Local Flower Wholesaler Budding In Georgetown
Deep inside the old Rainier brewery is a little concrete room full of flowers. It's called the Seattle Wholesale Growers Market.
The room is unheated. On this midwinter day, you can almost see your breath. But farmer Diane Szukovathy doesn't seem to mind. She's remembering a summer day on her flower farm.
Diane Szukovathy: "One time I was picking — something, what was I picking? Monarda. And it's a hummingbird–friendly plant. And I'm sitting there holding this bunch of monarda and this hummingbird came up and pollinated the monarda in my hand a foot from my nose. Actually it's a little bit intimidating. And I'm sitting there going, 'Am I really standing here? Is this really what I get to do for a living?'"
Szukovathy moves like a hummingbird. She had a TV crew in here recently, filming the wholesale market. They kept telling her to slow down. Otherwise, she'd just show up as a blur.
Szukovathy must have looked like a blur to the other small farmers in the Skagit Valley. She was new to the flower business — and she had all this energy. But the old flower–farming families were barely hanging on.
The region's wholesalers had stopped buying local flowers.
Diane Szukovathy: "As we started making more of a living off the land, we realized the obstacles we were up against."
The global flower market had shifted to South America. Cheap fuel and free trade made this shift possible. Today, most of our flowers come from Colombia and Ecuador. Those equatorial countries can grow red roses all year round. And they pay farm workers much less.
The only Skagit Valley farms that came out unscathed were the huge tulip and daffodil farms. Because you can't grow those flowers in hot climates.
Later, Szukovathy discovered a place where small, independent flower growers had not suffered in this way: Portland, Oregon. In fact, the flower growers around Portland seemed to be thriving. That's because of Portland's wholesale flower market.
Diane Szukovathy: "They've been in business since 1941. They're a powerhouse. Because of that, the Oregon farms — a lot of them have more muscle because they've had somewhere to sell for longer. So we wanted something like that in Seattle."
So Szukovathy started the Seattle Wholesale Growers Market. It opened less than a year ago. But it's already quadrupled Szukovathy's profits.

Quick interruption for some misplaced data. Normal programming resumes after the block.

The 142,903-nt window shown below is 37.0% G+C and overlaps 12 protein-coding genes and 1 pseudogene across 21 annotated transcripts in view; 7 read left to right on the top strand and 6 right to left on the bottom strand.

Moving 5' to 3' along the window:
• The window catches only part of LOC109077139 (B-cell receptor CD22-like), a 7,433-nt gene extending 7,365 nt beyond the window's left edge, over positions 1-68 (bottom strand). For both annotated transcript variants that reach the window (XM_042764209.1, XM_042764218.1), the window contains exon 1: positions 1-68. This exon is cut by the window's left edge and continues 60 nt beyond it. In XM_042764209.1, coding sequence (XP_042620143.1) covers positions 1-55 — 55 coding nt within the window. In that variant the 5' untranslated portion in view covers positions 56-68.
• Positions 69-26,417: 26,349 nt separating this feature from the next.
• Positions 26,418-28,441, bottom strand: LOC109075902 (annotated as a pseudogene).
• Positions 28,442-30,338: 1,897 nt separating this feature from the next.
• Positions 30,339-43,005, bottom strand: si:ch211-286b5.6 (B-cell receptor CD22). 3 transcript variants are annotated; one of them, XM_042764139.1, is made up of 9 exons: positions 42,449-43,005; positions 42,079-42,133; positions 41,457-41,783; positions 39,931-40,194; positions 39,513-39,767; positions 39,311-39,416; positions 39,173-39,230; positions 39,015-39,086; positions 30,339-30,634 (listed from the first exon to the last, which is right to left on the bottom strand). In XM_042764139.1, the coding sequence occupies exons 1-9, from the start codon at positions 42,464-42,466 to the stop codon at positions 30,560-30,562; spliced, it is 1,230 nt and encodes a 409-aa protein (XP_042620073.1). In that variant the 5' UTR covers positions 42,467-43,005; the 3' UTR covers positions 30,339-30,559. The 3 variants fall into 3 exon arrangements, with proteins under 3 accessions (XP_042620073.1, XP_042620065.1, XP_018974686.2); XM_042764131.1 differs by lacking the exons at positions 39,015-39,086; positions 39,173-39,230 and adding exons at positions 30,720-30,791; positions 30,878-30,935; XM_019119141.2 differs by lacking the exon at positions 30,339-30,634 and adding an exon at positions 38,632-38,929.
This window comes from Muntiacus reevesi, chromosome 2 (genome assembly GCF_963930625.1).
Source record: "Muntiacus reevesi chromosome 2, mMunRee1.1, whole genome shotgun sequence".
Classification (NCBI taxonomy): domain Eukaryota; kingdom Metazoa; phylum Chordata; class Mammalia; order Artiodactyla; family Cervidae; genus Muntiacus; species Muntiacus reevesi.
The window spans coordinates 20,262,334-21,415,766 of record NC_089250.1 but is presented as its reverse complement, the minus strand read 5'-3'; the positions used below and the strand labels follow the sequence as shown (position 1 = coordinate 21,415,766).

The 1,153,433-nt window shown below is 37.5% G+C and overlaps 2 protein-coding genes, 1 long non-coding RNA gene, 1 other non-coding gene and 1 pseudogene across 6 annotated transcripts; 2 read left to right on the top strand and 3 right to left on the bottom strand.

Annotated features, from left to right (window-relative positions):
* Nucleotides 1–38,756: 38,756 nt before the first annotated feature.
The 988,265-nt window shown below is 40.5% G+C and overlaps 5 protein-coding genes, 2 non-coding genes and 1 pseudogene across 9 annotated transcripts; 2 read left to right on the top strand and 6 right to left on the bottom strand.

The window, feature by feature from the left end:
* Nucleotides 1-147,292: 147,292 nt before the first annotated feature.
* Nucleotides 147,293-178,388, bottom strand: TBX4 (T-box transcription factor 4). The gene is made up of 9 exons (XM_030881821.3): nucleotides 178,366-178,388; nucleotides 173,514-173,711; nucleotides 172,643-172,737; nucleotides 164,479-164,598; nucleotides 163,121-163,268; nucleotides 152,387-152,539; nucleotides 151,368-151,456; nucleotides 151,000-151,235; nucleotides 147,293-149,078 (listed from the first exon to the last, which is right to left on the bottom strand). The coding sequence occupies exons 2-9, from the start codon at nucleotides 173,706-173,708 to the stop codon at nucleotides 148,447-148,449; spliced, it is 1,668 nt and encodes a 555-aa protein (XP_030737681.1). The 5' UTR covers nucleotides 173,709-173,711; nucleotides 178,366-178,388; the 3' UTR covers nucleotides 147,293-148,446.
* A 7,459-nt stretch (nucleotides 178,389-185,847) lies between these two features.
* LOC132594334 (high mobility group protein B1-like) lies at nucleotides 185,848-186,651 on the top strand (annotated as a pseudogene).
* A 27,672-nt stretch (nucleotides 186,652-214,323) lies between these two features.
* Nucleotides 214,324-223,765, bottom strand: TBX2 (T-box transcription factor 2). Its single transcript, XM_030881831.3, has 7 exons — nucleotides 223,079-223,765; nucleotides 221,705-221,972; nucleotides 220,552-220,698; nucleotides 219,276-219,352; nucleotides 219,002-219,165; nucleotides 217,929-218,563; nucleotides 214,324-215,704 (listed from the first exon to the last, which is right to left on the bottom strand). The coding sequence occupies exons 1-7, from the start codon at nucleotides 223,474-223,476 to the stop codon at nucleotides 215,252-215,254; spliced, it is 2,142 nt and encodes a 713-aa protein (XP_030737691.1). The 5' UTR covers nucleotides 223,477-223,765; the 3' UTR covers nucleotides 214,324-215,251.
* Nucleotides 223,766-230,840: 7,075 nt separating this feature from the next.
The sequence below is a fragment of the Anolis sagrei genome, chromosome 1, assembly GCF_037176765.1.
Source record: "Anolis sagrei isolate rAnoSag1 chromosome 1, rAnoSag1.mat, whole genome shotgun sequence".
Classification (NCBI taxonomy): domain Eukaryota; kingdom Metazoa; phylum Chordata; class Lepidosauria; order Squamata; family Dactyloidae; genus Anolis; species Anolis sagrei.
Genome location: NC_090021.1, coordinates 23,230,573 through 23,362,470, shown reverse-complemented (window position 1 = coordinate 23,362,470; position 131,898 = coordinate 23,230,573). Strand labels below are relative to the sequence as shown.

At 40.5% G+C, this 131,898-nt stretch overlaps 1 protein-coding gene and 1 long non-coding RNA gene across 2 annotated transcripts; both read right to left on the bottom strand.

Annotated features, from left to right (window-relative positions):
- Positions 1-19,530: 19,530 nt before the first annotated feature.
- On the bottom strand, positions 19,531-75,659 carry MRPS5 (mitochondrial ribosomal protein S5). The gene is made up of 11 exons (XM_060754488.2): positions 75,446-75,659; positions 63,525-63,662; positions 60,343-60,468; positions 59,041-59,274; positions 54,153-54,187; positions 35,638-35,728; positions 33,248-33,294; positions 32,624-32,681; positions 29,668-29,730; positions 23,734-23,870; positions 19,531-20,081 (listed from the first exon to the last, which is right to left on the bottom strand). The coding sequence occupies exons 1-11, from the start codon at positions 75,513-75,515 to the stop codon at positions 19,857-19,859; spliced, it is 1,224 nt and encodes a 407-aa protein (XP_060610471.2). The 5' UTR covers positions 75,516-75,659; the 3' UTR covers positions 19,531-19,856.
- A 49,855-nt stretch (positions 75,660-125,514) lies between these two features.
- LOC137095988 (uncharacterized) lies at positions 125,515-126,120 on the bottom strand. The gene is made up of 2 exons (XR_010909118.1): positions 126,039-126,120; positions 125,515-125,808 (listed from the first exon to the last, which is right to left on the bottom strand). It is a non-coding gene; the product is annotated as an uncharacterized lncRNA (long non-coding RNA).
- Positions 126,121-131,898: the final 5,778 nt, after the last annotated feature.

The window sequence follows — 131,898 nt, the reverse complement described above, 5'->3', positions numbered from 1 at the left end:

On this midwinter day, there aren't many customers at the flower market. The owners of Le Gourmand restaurant in Ballard have dropped by. Bruce and Sara Naftaly.
Bruce Naftaly: "We have one big focal point display in the restaurant. And we need to get beautiful things for it."
Joshua McNichols: "You could get flowers anywhere. Why are you here?"
Bruce Naftaly: "Oh, the local angle is really important to us. All the ingredients for the food, and for the visual elements too, you know the flowers and the branches and whatever — it's always much more fun to get things from around here, and things that are available right now."
They've never been here before. They weren't sure what they'd find. They were pleasantly surprised.
Sara Naftaly: "Having a fairly good idea of what's not really growing right now we were kind of curious to know what there would be available and it looks great. It looks fantastic."
It's definitely better than the place they used to go. Because that place went out of business.
Buyers like the Naftalys, who come from the local food movement, are a big part of this trend. That's according to Debra Prinzing. She just wrote a book about the local flower movement.
Prinzing says there's another advantage to using local flowers. They don't have to travel halfway around the world in a plane. So it's okay if they don't fit into a box, or if they're fragile. Prinzing says that gives florists more variety.
Debra Prinzing: "So all of a sudden you've been given a crayon box with 160 crayons instead of 24. And, you know, it's a great art palette."
Now, the grocery stores and the wedding industry are starting to notice.
Flowers are a luxury item. Luxury markets have taken a hit in the recession. In the flower business, some analysts say the only area for growth is "local."
Sara and Bruce leave the local flower market with armfuls of rugged quince branches, leafy green camellia branches, and some greenhouse grown lilies. At the last minute they spot a bouquet of roses. The variety is named — Sara.
Bruce Naftaly: "Its got your name on it. See? Turn them around."
Sara Naftaly: "Oh that's hysterical! It's spelled the right way and everything. It must be fate. Okay, we're buying them. I don't care anymore."
Bruce is hooked on the local flower market. He says he'll never go anywhere else.
For KUOW News, I'm Joshua McNichols.
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